I'm entering a new clinical trial for a drug that has been widely tested on others and that is now given orally and requires me to keep a diary of the times I take it twice a day at home. The pee collection continued at home, too, for the remainder of 24 hours. You have to refrigerate the pee until your next appointment when you bring it in and they finish checking out how quickly your body takes up and disposes of the chemical.
So after that first day, you go in once a week so they can retest your blood and urine. After a while, I'm sure they'll scan me to see if the drug -- this one is called Estybon (rigsertib) and designated ON 01910.Na for the study -- is working any magic on my tumors.
It's still a Phase 1 study, but the clinical trial has gone on so long that the docs have pretty much determined what the best dose is, especially regarding peoples' tolerance to its side effects.
The goal of the study now is to determine how effective it can be at stabilizing the growth and spread of tumors in advanced-cancer patients. It's manufactured by Onconova Therapeutics, a small drug maker out of Newton, Pa., and Pennington, N.J.
I was told I was one of the few colorectal cancer patients being tested at least locally, but the company says this about its drug:
ESTYBON (rigosertib) is a novel multikinase inhibitor, with selective cytotoxic effects on tumor cells without impact on normal cells.... A significant effect of ESTYBON in cancer cells is the induction of multiple centrosomes during cell division, resulting in a multi-polar spindle and total disorganization of the mitotic apparatus, a phenomenon called chromosomal catastrophe….
Given the unique mechanism of action on tumor cell survival pathways, ESTYBON has the potential to be active against a wide variety of cancers.... Early clinical results from ESTYBON combination studies with either oxaliplatin or gemcitabine indicate rapid response in pancreatic, breast, colon, ovarian, and lymphoma patients, suggesting multiple indications for solid tumors.
That's typically dense language for cancer-drug descriptions, but it is what we patients find hopeful even if we don't understand all of it.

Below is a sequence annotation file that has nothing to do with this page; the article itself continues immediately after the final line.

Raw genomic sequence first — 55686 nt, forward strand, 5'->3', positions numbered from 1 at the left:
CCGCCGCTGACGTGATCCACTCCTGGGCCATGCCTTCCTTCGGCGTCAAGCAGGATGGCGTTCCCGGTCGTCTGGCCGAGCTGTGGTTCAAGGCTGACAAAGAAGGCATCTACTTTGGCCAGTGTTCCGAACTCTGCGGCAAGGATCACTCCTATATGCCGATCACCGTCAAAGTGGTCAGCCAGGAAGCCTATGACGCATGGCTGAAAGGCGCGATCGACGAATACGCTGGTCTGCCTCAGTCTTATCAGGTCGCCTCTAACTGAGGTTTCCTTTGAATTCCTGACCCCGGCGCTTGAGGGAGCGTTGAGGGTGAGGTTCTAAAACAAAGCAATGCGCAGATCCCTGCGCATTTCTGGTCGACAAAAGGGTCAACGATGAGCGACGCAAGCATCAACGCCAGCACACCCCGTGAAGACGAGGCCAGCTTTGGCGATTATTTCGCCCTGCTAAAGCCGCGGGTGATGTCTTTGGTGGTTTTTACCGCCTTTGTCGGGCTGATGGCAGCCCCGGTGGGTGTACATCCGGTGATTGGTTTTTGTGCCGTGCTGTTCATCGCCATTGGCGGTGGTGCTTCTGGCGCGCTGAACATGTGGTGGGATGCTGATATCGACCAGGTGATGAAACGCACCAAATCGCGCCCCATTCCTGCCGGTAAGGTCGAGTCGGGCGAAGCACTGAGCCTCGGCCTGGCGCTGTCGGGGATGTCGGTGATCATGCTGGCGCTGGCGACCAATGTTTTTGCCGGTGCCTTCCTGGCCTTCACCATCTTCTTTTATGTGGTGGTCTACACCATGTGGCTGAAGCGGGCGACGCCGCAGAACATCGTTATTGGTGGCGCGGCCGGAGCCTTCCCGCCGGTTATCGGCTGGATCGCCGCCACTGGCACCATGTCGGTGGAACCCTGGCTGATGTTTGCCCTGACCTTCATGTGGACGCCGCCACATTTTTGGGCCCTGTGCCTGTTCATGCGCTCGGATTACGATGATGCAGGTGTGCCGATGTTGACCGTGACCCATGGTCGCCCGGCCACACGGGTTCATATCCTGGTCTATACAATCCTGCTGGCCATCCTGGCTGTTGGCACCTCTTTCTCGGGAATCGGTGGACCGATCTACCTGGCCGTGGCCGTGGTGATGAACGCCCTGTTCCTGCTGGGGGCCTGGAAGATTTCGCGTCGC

I'm still feeling out the side effects this drug will produce in me. The consent forms I signed list practically every side effect known to cancer patients as having been experienced by 2 percent of the people who have been enrolled in the trial. That means only that two out of 100 enrolled patents have experienced just one of the side effects in the long list.
If you give enough cancer patients any drug over a long period of time, you can bet that one will feel at least one side effect he or she has experienced on some other chemo drug and claim it is a repeat of that symptom under the new drug. That's the nature of clinical trials.
I reported more familiar symptoms under the first "study drug" I took than I think the docs wanted to count, but they were required to count them even though I'm sure they thought I was re-imagining old hurts and past responses.
The big side effects to look for under this drug are fatigue, nausea, diarrhea, decreased appetite, and painful urination. I'm happy to report none of them so far, although it seems I am dancing with diarrhea again. The condition encourages anticipation anxiety, so you don't really know what you've got until it hits. One thing is sure: I have no decreased appetite to report.
And I was able to play croquet on Monday, and drink a beer while once again losing the game. Who can ask more of life than a pleasant game of croquet?